I8  (Pier 94 – Contemporary, Booth 609)

There are a lot of interesting artists out of Iceland and Northern Europe dealing with temporality and the laws of visual and metaphysical perception disguised in post-minimalist form.  This booth is a Nordic haven and will feature Olafur Eliasson, Thór Vigfússon and Alicja Kwade. My personal favorite is the Ragnar Kjartansson photograph from his S.S. Hangover voyage, which sailed across the the Venice Arsenale at last summer’s biennale.

Jon Rafman Monet Master Bedroom,  (Courtesy of the artist and Zach Feuer Gallery)

Jon Rafman
Monet Master Bedroom,
(Courtesy of the artist and Zach Feuer Gallery)

Zach Feuer (Pier 94 – Contemporary, Booth 821)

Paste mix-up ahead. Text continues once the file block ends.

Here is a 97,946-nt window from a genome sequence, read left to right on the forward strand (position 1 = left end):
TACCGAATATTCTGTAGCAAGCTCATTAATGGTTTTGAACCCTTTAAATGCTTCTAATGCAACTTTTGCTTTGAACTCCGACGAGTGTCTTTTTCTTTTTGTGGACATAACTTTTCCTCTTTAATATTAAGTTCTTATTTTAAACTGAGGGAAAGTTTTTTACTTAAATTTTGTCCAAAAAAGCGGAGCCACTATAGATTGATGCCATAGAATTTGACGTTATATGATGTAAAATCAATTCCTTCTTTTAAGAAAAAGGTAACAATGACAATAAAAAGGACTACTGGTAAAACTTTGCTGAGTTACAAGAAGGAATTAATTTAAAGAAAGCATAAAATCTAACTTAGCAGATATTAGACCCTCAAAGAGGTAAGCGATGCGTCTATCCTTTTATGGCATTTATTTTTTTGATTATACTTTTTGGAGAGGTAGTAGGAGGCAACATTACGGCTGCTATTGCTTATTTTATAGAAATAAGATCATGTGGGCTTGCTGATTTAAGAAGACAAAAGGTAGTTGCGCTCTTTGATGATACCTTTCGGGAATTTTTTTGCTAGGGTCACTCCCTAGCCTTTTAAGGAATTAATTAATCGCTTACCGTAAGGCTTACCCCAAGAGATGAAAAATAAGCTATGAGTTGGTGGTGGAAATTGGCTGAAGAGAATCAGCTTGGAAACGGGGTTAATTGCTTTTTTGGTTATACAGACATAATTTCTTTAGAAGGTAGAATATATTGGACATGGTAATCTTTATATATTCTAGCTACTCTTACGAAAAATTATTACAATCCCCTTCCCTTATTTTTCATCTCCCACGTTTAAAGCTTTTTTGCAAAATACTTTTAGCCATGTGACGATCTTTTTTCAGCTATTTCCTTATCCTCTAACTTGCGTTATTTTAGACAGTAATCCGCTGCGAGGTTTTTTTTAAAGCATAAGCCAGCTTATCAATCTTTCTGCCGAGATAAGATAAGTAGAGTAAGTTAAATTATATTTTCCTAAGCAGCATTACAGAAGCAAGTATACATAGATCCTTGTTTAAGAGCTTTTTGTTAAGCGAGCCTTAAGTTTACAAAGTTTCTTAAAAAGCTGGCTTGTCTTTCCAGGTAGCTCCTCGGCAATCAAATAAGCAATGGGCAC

At every fair, I am ever more blown away by Jon Rafman’s works. With the recent cameo of his morphed heads in the RoboCop film, the rest of the world also seems to have caught onto my obsession. The Monet Master Bedroom and De Kooning Hallway are especially amazing—they are unreal environments, digitally created to transmute iconic artwork into the physical realm, through 3D modeling software. Paired with new shingle paintings by Marianne Vitale, this booth is not to be missed.

James Fuentes LLC  (Pier 94 – Contemporary, Booth 781)

The solo booth of Jessica Dickinson’s works on paper is a thoughtful and slow contemplation, that’s a rare find amidst any art fair, where mirrors and neons are the usual modus operandi. Her works are explorations into material flesh of paper itself and subtle color modulations. They are meditative, strong and will serve as a perfect respite from the visual barrage of everything else.

Marianne Boesky Gallery  (Pier 94, Booth 604)